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What Should I Do If I Have Been Hurt on the Job in Illinois?

 Posted on September 06,2019 in Workers' Compensation

Will County workers compensation attorney

Nobody goes into work expecting to get hurt, yet that was the reality for nearly 3 million American workers in 2017, according to the Bureau of Labor Statistics. Accidents are called accidents for a reason--you never know when they are going to happen. Fortunately, there are protections in place to help you in the unfortunate event you suffer an injury while you are at work. In the state of Illinois, almost all employers are required to carry workers’ compensation insurance. Workers’ compensation can provide you with a variety of benefits and financial compensation in the event you are hurt and cannot work. If you are hurt on the job, your actions--especially those taken during the first 24 hours after the injury--can greatly impact the outcome of your case. Here are a few steps you should take if you are injured at your workplace:

  1. Seek Medical Attention

If you are injured while you are at work, you should first seek emergency medical attention if necessary. Even if your injury is not life-threatening, you still have the right to see a doctor for your injury, though you should be careful about where you go. In some cases, your employer may have established a “preferred provider program” (PPP). In this scenario, you can choose between two physicians from the PPP. If there is no PPP, you have the choice of seeing any two providers you would like. 

  1. Tell Your Employer About Your Injury

As soon as you are aware of your injury, you should inform your employer that you were hurt, how it happened, and what care you have begun. Not all injuries or symptoms are immediately apparent, but in most cases, you must tell your employer about your injury within 45 days of the date of the accident to be eligible to receive workers’ compensation benefits.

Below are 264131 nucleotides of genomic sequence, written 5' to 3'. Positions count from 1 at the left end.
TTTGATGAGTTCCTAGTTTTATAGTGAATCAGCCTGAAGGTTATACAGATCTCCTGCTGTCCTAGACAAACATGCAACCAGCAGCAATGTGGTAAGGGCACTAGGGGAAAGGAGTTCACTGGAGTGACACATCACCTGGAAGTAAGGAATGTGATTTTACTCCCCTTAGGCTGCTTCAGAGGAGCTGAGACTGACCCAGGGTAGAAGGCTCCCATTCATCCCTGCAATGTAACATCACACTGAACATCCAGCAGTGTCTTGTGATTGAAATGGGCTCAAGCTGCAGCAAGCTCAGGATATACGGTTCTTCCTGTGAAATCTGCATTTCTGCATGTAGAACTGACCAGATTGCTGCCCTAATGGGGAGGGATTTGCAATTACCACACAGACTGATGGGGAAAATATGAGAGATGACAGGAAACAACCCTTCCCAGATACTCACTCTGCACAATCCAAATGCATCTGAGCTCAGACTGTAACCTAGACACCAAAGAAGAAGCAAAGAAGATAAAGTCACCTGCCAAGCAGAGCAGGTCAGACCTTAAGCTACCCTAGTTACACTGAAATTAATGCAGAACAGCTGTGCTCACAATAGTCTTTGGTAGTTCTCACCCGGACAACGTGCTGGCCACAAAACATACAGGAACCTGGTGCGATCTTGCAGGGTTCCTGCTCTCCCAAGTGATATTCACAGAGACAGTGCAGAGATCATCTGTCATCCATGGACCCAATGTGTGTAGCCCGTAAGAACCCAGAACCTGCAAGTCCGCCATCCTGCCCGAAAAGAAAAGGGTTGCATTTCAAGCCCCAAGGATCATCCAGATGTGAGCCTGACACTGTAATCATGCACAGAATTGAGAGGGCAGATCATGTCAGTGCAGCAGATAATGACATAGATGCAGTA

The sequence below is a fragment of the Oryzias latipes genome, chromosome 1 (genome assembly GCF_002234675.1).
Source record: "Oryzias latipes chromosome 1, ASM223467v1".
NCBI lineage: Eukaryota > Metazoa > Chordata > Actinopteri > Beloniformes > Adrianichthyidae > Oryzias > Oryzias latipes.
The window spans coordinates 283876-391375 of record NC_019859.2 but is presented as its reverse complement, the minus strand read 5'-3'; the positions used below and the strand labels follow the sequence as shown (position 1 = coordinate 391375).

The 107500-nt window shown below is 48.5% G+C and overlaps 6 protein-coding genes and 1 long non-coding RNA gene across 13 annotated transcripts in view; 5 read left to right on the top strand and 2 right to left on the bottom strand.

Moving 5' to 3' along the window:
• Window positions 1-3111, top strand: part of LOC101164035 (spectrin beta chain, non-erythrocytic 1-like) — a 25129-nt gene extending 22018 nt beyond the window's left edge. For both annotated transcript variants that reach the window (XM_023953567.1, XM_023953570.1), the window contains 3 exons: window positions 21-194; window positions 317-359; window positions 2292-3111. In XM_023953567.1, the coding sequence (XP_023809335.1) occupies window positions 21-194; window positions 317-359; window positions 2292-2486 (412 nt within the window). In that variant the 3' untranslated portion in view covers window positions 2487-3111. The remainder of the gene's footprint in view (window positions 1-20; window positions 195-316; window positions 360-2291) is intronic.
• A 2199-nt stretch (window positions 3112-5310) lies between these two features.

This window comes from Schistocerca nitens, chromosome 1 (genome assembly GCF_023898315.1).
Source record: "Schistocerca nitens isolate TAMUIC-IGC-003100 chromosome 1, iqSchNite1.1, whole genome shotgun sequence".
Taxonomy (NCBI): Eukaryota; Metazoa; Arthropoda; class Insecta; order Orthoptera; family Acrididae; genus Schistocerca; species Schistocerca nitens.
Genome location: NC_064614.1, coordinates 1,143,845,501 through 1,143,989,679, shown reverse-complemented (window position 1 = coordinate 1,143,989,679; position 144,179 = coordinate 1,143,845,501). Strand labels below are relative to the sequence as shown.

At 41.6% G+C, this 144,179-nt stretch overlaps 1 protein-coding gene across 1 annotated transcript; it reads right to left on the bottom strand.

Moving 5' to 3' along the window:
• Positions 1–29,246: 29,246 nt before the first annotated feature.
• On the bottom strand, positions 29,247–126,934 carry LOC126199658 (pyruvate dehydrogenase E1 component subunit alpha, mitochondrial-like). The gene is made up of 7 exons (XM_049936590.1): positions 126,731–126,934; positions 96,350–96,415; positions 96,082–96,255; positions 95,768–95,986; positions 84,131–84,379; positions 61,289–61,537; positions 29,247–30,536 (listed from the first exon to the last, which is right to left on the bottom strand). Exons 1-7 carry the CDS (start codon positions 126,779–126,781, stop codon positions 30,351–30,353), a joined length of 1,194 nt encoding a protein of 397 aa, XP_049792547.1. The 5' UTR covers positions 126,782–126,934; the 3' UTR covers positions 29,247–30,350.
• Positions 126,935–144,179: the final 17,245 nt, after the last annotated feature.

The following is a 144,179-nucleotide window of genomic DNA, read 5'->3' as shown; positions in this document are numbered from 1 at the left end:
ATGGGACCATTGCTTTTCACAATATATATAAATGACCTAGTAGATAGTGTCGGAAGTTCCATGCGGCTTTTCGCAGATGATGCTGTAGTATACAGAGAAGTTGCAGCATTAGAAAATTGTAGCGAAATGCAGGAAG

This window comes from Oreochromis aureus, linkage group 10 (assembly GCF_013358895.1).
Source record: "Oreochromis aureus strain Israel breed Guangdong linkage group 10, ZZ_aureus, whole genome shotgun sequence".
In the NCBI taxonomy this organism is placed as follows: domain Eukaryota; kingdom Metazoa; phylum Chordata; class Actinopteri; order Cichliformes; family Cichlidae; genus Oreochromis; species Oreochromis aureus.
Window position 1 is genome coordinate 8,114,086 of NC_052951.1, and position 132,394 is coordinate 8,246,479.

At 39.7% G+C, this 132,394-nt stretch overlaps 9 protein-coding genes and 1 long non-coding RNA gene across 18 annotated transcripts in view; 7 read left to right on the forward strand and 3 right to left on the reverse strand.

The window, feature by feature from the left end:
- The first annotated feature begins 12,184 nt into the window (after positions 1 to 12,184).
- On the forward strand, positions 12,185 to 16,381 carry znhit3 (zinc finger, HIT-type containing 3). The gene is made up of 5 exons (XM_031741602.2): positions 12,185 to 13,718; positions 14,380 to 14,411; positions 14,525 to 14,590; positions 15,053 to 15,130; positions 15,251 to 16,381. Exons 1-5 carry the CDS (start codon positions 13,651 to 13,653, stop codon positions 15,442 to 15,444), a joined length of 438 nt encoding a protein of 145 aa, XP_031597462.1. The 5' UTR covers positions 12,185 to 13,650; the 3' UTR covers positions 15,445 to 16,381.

1. Inform Your Doctor That Your Injury Occurred at Work

When you seek medical attention, you should inform any and all of your medical providers that you were hurt while you were on the job. By doing this, your physicians can send bills directly to your employer, rather than to you. This helps to ensure that your medical benefits are processed with minimal interruptions. You should also make sure that all of your medical records state that your injury occurred at work.

  1. Follow Up With Your Employer About an Incident Report

Once you have told your employer about your injury, they are then required to submit an incident report to the Illinois Workers’ Compensation Commission if the injury resulted in the loss of at least three workdays. The report should include your personal information as well as details about your actions immediately prior to the injury. In addition, it needs to state what the injury is, how it occurred, and when you first sought medical attention for the injury. You should ask for a copy of the report and keep it for your records.

  1. Choose a Will County Workers’ Compensation Attorney to Represent You

Most of the time, an injury sustained at work will be covered under your employer’s workers’ compensation insurance. There are very few circumstances in which a workplace injury would not be included in that plan. If you were hurt on the job and you are having trouble receiving your workers’ compensation benefits, you need to contact a skilled Plainfield, IL workplace injury lawyer as soon as possible. At Flaherty Law, LLC, we can help you obtain the compensation that you deserve for lost wages and medical expenses. Call our office today at 815-577-7500 to schedule a free consultation.




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